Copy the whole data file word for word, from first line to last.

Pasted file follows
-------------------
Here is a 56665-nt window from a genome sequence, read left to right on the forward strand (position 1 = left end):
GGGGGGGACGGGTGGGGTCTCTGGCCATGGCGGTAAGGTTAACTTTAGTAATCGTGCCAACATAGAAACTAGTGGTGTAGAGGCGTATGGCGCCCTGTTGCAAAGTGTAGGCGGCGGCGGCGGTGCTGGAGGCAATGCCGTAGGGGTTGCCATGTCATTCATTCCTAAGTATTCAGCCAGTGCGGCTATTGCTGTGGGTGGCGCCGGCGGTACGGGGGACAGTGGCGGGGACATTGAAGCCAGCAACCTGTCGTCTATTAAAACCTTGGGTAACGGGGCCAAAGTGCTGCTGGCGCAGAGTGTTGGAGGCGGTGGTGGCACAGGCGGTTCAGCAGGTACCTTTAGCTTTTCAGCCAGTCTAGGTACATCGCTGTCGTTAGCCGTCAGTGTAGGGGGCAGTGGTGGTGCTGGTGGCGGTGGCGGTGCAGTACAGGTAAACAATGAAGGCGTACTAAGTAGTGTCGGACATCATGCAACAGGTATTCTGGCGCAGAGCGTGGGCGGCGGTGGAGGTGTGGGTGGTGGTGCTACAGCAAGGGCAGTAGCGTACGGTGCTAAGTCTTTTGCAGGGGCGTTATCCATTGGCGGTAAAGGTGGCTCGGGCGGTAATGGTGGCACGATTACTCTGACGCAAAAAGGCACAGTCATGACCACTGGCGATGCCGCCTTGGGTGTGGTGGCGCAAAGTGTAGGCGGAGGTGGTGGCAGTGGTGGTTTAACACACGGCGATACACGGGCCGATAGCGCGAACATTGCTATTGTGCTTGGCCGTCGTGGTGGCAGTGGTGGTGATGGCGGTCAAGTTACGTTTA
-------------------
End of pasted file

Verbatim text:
Here is a 56665-nt window from a genome sequence, read left to right on the forward strand (position 1 = left end):
GGGGGGGACGGGTGGGGTCTCTGGCCATGGCGGTAAGGTTAACTTTAGTAATCGTGCCAACATAGAAACTAGTGGTGTAGAGGCGTATGGCGCCCTGTTGCAAAGTGTAGGCGGCGGCGGCGGTGCTGGAGGCAATGCCGTAGGGGTTGCCATGTCATTCATTCCTAAGTATTCAGCCAGTGCGGCTATTGCTGTGGGTGGCGCCGGCGGTACGGGGGACAGTGGCGGGGACATTGAAGCCAGCAACCTGTCGTCTATTAAAACCTTGGGTAACGGGGCCAAAGTGCTGCTGGCGCAGAGTGTTGGAGGCGGTGGTGGCACAGGCGGTTCAGCAGGTACCTTTAGCTTTTCAGCCAGTCTAGGTACATCGCTGTCGTTAGCCGTCAGTGTAGGGGGCAGTGGTGGTGCTGGTGGCGGTGGCGGTGCAGTACAGGTAAACAATGAAGGCGTACTAAGTAGTGTCGGACATCATGCAACAGGTATTCTGGCGCAGAGCGTGGGCGGCGGTGGAGGTGTGGGTGGTGGTGCTACAGCAAGGGCAGTAGCGTACGGTGCTAAGTCTTTTGCAGGGGCGTTATCCATTGGCGGTAAAGGTGGCTCGGGCGGTAATGGTGGCACGATTACTCTGACGCAAAAAGGCACAGTCATGACCACTGGCGATGCCGCCTTGGGTGTGGTGGCGCAAAGTGTAGGCGGAGGTGGTGGCAGTGGTGGTTTAACACACGGCGATACACGGGCCGATAGCGCGAACATTGCTATTGTGCTTGGCCGTCGTGGTGGCAGTGGTGGTGATGGCGGTCAAGTTACGTTTA